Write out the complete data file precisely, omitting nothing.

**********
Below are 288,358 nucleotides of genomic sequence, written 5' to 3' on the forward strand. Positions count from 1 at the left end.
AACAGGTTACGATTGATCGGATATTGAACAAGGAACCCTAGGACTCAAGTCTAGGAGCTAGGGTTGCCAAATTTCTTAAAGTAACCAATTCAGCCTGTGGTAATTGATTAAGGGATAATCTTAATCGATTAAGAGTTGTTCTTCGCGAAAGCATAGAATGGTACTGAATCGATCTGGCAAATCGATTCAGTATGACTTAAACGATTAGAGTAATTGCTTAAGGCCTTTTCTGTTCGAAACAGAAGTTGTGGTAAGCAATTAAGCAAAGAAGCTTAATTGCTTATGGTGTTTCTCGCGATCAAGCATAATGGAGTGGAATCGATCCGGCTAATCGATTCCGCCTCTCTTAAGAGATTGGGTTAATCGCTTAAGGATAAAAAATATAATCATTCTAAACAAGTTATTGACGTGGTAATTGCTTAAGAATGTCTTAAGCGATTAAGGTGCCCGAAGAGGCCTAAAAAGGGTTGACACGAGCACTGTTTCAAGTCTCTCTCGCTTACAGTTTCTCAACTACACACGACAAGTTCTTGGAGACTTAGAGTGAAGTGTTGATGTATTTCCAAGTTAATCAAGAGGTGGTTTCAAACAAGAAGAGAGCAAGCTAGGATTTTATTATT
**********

Below are 288,358 nucleotides of genomic sequence, written 5' to 3' on the forward strand. Positions count from 1 at the left end.
AACAGGTTACGATTGATCGGATATTGAACAAGGAACCCTAGGACTCAAGTCTAGGAGCTAGGGTTGCCAAATTTCTTAAAGTAACCAATTCAGCCTGTGGTAATTGATTAAGGGATAATCTTAATCGATTAAGAGTTGTTCTTCGCGAAAGCATAGAATGGTACTGAATCGATCTGGCAAATCGATTCAGTATGACTTAAACGATTAGAGTAATTGCTTAAGGCCTTTTCTGTTCGAAACAGAAGTTGTGGTAAGCAATTAAGCAAAGAAGCTTAATTGCTTATGGTGTTTCTCGCGATCAAGCATAATGGAGTGGAATCGATCCGGCTAATCGATTCCGCCTCTCTTAAGAGATTGGGTTAATCGCTTAAGGATAAAAAATATAATCATTCTAAACAAGTTATTGACGTGGTAATTGCTTAAGAATGTCTTAAGCGATTAAGGTGCCCGAAGAGGCCTAAAAAGGGTTGACACGAGCACTGTTTCAAGTCTCTCTCGCTTACAGTTTCTCAACTACACACGACAAGTTCTTGGAGACTTAGAGTGAAGTGTTGATGTATTTCCAAGTTAATCAAGAGGTGGTTTCAAACAAGAAGAGAGCAAGCTAGGATTTTATTATT